Re: margin of error
"How do you know that eclipse measurements from 2000 years ago were accurate to the second?"
They weren't. No-one has tried to look at historical data down to the second, they looked at the accumulated difference, which is much larger. Each day since 720BC has been on average 24ms longer than it would have been without any slowing, so we're now nearly 7 hours offset from where we would have been. It's exactly the same as having a clock that runs very slightly slow; you won't be able to see any difference if you put it next to an accurate clock and look at the second hands, but put the same two clocks next to each other a few months later and the slow one will show a completely different time. And yes, astronomers 2000 years ago were easily able to calculate eclipses with better accuracy than several hours, which is how they can tell how much the Earth has slowed down since then.
Note that this is also the case for leap seconds; they might sound big next to deviations of milliseconds, but again they correct the cumulative drift. There's a nice graph on Wiki that shows this - https://upload.wikimedia.org/wikipedia/commons/5/5b/Deviation_of_day_length_from_SI_day.svg ; just a millisecond or two difference in the length of a day results in 27 seconds difference in what a clock says the time actually is after a few decades of that small difference constantly adding up.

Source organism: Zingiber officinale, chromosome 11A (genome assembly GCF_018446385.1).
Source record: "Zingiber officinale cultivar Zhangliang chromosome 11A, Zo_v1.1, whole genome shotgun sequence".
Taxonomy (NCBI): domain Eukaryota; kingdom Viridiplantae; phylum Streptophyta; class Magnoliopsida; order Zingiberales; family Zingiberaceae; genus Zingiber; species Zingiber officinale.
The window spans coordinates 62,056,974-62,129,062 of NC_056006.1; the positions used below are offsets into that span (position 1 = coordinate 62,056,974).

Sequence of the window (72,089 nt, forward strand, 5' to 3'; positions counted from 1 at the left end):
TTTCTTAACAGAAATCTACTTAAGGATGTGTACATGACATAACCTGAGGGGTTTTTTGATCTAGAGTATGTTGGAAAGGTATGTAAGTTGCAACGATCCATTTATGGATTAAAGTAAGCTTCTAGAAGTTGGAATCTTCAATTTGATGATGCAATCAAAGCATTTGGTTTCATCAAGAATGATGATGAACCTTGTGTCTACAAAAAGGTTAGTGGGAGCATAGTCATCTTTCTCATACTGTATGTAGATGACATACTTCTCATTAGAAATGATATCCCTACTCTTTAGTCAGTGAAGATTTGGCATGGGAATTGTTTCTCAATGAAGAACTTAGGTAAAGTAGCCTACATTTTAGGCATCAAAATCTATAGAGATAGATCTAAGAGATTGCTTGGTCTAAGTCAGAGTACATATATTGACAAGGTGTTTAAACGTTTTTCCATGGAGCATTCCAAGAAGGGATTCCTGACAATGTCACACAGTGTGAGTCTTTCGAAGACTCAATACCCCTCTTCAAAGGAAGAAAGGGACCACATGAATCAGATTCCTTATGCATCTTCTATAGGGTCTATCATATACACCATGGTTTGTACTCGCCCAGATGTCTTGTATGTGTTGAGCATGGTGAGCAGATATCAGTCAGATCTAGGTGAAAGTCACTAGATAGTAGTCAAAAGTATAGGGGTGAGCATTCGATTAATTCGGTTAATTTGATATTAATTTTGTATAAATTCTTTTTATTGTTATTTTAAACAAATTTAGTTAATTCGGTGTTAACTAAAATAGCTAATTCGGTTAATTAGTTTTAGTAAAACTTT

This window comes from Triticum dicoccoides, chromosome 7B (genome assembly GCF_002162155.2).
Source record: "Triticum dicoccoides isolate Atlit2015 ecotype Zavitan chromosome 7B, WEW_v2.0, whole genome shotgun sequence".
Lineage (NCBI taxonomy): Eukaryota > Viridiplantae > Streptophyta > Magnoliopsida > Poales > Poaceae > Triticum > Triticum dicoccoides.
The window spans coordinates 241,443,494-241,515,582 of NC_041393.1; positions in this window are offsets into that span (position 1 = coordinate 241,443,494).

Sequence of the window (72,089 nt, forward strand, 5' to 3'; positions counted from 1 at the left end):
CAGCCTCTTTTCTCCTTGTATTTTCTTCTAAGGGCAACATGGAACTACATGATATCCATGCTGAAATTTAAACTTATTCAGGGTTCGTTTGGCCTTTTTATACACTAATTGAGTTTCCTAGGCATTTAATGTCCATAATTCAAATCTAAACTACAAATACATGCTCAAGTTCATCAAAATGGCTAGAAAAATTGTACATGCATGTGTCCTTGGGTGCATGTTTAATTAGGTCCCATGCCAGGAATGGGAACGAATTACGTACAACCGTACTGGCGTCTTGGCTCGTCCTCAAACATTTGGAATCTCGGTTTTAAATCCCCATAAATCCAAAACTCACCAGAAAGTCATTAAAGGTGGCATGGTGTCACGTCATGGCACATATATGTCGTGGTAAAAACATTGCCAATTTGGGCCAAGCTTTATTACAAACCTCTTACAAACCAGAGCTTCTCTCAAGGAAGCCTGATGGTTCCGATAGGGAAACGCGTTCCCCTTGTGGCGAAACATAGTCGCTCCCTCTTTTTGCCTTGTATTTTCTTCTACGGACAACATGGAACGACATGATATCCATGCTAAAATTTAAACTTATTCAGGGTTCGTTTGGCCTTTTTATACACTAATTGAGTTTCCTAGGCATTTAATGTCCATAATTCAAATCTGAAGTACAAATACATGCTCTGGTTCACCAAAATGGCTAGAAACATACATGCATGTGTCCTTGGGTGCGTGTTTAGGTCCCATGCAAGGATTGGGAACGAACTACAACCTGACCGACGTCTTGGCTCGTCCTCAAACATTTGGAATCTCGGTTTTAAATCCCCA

As for the result only being an average, that's true, but not especially relevant. The Earth is really, really big. Anything capable of making a significant step change in its rotation would be utterly catastrophic, and certainly no such thing has happened in the last couple of millennia. While the change has not been exactly a constant 1.8ms every century, it has certainly been a steady, somewhat meandering drift and not a sudden change at some point during the period studied. As that graph shows, there's a 1ms or so seasonal variation, a somewhat larger short term drift, and then the longer term drift which was the subject of this paper; even the largest earthquake on record couldn't cause a sudden 48ms step change.